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Music

Hear Keith Richards sing Rolling Stones' 'Gimme Shelter' on rare demo

@TylerGolsen

For a track as apocalyptic and violent ‘Gimme Shelter’, the roots of the song are relatively benign. Outside the purview of his bandmates, Keith Richards wasn’t thinking about war or famine or even death when he first started strumming out the iconic chords. Instead, Richards was taken with a sudden change in weather that sent people running for cover.

“I had been sitting by the window of my friend Robert Fraser’s apartment on Mount Street in London with an acoustic guitar when suddenly the sky went completely black and an incredible monsoon came down,” Richards recalled to Jeff Giles in 2017. “It was just people running about looking for shelter – that was the germ of the idea. We went further into it until it became, you know, rape and murder are ‘just a shot away’.”

“And those chords are Jimmy Reed inspired,” Richards also recalls in his autobiography Life. “The same haunting trick, sliding up the fretboard against the drone of the E. I’m just working my way up A major, B major, and I go, ‘Hello, where are we ending up? C-sharp minor? OK.’ It’s a very unlikely guitar key. But you’ve just got to recognise the setups when you hear them. A lot of them, like this one, are accidents.”

Richards had plenty of tumult in his life to pick from. The guitarist was starting to descend into heroin addiction at the time, which likely added to the moody atmosphere of ‘Gimme Shelter’. Additionally, while sitting in the London flat writing the song, Richards was acutely aware (or at least majorly suspicious of) of an affair going on between his girlfriend, Anita Pallenberg, and his bandmate, Mick Jagger.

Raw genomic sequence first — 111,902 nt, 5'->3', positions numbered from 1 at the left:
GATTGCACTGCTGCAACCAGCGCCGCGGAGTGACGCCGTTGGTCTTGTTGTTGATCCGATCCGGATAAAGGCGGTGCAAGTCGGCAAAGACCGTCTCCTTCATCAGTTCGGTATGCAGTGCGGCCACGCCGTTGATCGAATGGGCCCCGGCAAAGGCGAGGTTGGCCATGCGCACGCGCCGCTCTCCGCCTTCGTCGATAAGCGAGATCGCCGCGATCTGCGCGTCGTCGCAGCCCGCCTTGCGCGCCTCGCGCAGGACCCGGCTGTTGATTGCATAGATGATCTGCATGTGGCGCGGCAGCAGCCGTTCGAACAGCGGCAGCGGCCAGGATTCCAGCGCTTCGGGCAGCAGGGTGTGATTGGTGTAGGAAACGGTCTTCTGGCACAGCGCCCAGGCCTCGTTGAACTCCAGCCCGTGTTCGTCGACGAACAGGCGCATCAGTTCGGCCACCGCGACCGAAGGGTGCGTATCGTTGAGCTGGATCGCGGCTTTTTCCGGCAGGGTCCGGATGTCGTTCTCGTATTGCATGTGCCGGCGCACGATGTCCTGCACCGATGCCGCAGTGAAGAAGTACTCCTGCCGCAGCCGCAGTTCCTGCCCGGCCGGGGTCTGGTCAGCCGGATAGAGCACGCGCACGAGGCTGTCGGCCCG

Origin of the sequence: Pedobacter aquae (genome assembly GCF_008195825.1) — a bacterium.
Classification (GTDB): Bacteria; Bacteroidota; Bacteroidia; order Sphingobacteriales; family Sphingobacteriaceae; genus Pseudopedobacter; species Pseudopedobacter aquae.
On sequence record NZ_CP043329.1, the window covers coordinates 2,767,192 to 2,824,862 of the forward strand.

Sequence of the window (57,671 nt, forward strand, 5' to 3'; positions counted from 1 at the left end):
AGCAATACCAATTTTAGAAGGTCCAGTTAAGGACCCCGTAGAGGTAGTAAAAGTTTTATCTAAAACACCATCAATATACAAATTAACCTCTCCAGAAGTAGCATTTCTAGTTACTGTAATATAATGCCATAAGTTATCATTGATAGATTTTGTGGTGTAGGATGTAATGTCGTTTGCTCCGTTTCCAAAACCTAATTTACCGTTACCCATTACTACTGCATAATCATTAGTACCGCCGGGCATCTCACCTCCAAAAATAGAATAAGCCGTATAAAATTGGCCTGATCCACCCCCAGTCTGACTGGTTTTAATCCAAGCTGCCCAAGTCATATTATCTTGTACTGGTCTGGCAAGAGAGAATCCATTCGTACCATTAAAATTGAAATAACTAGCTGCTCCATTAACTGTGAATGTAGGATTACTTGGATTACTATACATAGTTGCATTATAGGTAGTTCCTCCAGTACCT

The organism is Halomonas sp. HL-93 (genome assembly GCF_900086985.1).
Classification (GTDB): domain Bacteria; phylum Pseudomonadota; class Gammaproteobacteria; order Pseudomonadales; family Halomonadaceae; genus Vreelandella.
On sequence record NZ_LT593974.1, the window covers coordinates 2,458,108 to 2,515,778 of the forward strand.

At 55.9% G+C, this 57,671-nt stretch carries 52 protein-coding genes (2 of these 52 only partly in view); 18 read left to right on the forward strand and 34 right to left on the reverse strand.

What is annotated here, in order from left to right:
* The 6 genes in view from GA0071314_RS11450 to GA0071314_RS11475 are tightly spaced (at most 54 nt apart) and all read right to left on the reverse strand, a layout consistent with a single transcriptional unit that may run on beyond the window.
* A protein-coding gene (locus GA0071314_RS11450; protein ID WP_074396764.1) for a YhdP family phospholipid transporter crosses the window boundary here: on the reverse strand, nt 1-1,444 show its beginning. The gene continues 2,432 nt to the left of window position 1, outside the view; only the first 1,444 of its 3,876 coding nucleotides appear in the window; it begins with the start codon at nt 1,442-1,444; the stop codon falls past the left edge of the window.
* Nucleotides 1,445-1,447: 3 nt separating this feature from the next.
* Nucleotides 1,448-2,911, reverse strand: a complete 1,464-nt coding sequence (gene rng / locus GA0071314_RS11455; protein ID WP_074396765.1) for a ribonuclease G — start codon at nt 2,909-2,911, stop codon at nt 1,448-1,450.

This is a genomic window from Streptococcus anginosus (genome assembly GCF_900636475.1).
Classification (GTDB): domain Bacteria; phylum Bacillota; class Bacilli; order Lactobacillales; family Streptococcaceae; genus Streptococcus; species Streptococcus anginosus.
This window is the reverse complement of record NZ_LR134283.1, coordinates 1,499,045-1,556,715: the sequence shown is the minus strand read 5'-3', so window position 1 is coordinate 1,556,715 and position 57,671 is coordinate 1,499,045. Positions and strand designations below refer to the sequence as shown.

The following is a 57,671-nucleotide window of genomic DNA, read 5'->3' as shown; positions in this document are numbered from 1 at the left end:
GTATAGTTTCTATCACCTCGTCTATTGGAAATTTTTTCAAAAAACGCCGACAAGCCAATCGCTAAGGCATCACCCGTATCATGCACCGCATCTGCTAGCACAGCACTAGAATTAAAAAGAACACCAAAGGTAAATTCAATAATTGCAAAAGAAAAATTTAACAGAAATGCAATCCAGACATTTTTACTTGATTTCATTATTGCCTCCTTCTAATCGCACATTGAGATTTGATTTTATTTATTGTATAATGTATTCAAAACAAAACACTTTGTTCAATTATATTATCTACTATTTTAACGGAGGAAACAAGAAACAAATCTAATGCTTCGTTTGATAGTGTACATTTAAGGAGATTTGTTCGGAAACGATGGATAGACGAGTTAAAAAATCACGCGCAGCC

“She had no fun with the tiny todger,” Richards infamously observed about Jagger and Pallenberg’s tryst. “I know he’s got an enormous pair of balls, but it doesn’t quite fill the gap, does it? It didn’t surprise me. In a way, I kind of expected it. That’s why I’m sitting in Robert Fraser’s flat, writing, ‘I feel the storm is threatening my very life today.'”

It’s hard to argue that the strife wasn’t worth it, however. ‘Gimme Shelter’ would end up being the opening track to 1969’s Let It Bleed, beefed up with ominous Latin percussion, a haunting piano line from Nicky Hopkins, and a co-lead vocal from Merry Clayton that just might be one of the greatest rock vocal performances ever put to vinyl. But in the beginning, it was just Richards and his guitar, preparing for the incoming storm.

Hear a rare final mix of the song combined with Richards’ demo vocals down below.